9 sulfites are commonly used in cosmetics as preservatives. They have names ending with "sulfite," "hydrosulfite," "bisulfite", and "metabisulfite."
40 benzoates are used in cosmetics. many of these are preservatives and they all contain the name "benzoate."
23 hydroxybenzoate preservatives are used and these all end with "paraben." Methylparaben, Ethylparaben, Propylparaben, and Butlparaben are by far the most common. In fact they are so widely used it is difficult to avoid them.
The three commonly used gallate antioxidants are:
Finally, BHT and BHA are also commonly used antioxidants.
Reference:Cosmetics Unmasked: Dr Stephen & Gina Antczak
Corona Virus - How To wash Your Hands
What is Coronavirus?
Coronavirus, also known as COVID-19, is a new illness that can affect your lungs and airways. Coronaviruses are zoonotic, meaning they are transmitted between animals and people.
The symptoms of Coronavirus are, a cough, high temperature and shortness of breath. However these symptoms are similar to other illnesses that are much more common, make sure you check the symptoms.
It is proven the best way to prevent transmission of Coronavirus is by washing your hands, thoroughly, with soap.
Due to their high pH value soaps bars are naturally antibacterial, as bacteria cannot propagate on a pH of 9 more. Which means they are also better for the environment because we are not washing chemicals into our water system; this applies to all saponified soap bars. After hand washing the pH of hands will be significantly higher and contribute to the viral inactivation of COVID-19. With Coronavirus the soap works to disrupt the fatty acid outer layer of the virus (not bacteria), causing it to dissolve, break apart and consequently wash away.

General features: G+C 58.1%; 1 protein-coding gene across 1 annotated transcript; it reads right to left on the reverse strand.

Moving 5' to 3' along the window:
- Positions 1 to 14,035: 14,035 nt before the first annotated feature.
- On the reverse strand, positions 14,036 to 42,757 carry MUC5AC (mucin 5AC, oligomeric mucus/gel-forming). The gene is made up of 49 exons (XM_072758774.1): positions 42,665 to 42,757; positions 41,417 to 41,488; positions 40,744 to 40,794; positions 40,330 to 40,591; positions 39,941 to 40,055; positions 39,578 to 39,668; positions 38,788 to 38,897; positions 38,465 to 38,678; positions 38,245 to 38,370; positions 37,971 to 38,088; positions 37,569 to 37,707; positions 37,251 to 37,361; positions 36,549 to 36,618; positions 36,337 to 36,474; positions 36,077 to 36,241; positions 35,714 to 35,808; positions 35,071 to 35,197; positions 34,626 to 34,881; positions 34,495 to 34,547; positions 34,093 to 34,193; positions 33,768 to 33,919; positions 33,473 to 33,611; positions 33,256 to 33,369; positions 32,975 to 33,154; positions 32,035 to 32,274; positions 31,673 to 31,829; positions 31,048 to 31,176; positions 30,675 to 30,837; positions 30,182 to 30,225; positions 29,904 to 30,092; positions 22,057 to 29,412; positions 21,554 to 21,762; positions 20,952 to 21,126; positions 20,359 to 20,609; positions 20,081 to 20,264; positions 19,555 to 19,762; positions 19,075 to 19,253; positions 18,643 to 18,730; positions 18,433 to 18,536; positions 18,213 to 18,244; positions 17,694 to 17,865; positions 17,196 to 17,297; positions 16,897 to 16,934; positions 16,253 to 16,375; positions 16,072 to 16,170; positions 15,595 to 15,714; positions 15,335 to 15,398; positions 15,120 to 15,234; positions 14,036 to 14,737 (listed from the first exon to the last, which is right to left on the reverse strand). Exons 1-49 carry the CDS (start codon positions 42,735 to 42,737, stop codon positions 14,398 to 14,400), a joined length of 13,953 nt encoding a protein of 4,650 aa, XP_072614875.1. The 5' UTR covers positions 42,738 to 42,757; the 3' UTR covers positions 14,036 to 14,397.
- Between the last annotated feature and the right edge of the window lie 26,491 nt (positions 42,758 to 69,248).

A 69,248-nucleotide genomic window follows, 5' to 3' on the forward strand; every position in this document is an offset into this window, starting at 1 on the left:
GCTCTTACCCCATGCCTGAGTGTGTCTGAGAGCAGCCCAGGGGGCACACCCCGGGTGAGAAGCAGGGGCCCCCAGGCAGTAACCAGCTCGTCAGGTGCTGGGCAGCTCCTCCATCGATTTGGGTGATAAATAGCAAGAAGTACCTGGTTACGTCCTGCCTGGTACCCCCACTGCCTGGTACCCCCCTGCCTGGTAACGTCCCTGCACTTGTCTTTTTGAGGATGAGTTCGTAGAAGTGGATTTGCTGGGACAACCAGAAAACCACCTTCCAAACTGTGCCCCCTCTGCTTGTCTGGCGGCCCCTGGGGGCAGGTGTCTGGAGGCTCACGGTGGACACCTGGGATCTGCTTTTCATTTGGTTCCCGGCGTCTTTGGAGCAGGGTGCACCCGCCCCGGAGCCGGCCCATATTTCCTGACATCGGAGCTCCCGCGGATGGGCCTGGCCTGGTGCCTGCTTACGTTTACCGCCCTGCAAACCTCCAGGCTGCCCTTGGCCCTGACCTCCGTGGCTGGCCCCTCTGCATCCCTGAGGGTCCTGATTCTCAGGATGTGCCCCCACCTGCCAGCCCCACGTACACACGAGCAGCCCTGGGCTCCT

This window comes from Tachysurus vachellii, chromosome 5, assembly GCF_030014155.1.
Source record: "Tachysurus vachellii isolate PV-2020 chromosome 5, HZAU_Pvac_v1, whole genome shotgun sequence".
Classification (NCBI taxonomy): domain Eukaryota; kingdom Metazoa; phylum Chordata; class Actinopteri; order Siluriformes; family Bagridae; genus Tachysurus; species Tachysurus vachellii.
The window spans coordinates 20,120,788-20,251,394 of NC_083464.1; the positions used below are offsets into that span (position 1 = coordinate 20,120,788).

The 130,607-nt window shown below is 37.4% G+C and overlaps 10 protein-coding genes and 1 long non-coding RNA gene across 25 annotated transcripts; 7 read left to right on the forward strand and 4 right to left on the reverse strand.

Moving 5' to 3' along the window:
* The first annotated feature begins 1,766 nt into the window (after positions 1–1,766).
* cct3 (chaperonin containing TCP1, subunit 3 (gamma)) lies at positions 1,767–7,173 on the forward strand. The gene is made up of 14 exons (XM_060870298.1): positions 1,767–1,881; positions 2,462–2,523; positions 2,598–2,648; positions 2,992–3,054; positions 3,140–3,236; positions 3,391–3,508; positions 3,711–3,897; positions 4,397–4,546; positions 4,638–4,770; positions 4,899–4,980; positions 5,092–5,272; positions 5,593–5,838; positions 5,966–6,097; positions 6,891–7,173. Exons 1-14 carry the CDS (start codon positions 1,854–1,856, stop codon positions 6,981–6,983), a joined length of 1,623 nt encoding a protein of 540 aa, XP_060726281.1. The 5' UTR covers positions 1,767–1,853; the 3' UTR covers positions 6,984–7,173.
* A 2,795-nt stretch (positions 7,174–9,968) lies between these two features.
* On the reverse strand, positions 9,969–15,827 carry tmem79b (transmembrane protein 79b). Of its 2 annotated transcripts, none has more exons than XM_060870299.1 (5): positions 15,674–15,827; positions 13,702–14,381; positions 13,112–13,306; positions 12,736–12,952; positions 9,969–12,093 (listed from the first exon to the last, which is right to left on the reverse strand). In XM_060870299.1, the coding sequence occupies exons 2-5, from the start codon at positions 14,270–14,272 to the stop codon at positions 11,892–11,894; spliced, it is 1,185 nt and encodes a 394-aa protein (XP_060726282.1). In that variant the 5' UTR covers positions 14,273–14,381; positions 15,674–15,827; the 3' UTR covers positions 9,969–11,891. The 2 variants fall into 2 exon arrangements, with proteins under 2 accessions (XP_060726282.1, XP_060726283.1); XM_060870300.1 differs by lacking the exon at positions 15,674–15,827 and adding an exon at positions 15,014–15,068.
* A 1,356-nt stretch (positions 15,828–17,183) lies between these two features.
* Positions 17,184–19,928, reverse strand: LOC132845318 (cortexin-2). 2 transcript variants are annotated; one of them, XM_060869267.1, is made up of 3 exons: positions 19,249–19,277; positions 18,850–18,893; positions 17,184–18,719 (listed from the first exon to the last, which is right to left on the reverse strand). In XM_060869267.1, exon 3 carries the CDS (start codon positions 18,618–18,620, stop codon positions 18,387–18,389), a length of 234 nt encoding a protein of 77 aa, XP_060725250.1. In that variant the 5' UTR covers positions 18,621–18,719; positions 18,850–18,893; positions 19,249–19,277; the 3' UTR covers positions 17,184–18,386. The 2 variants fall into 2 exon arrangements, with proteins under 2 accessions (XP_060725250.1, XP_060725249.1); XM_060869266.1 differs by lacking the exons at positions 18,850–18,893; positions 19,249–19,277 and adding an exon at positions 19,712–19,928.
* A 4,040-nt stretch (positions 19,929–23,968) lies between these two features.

It is recommended to wash your hands with soap and water often and to do this for at least 20 seconds. Washing your hands properly removes dirt, viruses and bacteria to help stop them spreading to other people and objects.
You can use hand sanitiser gel if soap and water are not available, although soap is the preferred and better option.
- Our Products
If making your own soaps or antibacterial gels you can incorporate various plant extracts, from carrier oils to essential oils, to help provide additional antiseptic properties.
These essential oils have antibacterial properties and are antimicrobal:
- As stated by Formula Botanica, plants also have antibacterial properties. These include:
St. Johns Wort
These ingredients are just some that contribute towards making soaps and gels, and are potentially very effective in the recommended hand washing routines that are so widely publicised right now. Giving your formulations a disinfecting boost and helping with personal protection against COVID-19.
- We also have a variety of Aloe products as well as Isopropyl Alcohol.
Some products have maximum order quantities due to the recent surge in orders.
A few of our melt and pour bases also have a pH higher than 9, as stated above high pH value soaps are naturally antibacterial. Our Crystal Aloe Melt and Pour bases and our Crystal Honey Melt and Pour bases both have a pH higher than 9.
- Need Soap?
Limited Stock Available
As we all know supermarkets are selling out of soaps, hand sanitisers
and not forgetting toilet rolls! Luckily we are an ingredients supplier for the cosmetics industry so have the ingredients required to make your very own soaps and hand sanitisers, not toilet rolls unfortunately.
- Always wash your hands when you get home or into work, after and before eating food and after using the toilet or leaving a bathroom. Other important facts to avoid catching or spreading Coronavirus are to cover your mouth and nose with a tissue or sleeve (not your hands) when you cough or sneeze. Put any used tissues in the bin straight away and wash your hands afterwards. Try to avoid close contact with people who are unwell, do not touch your eyes, nose or mouth if your hands are not clean.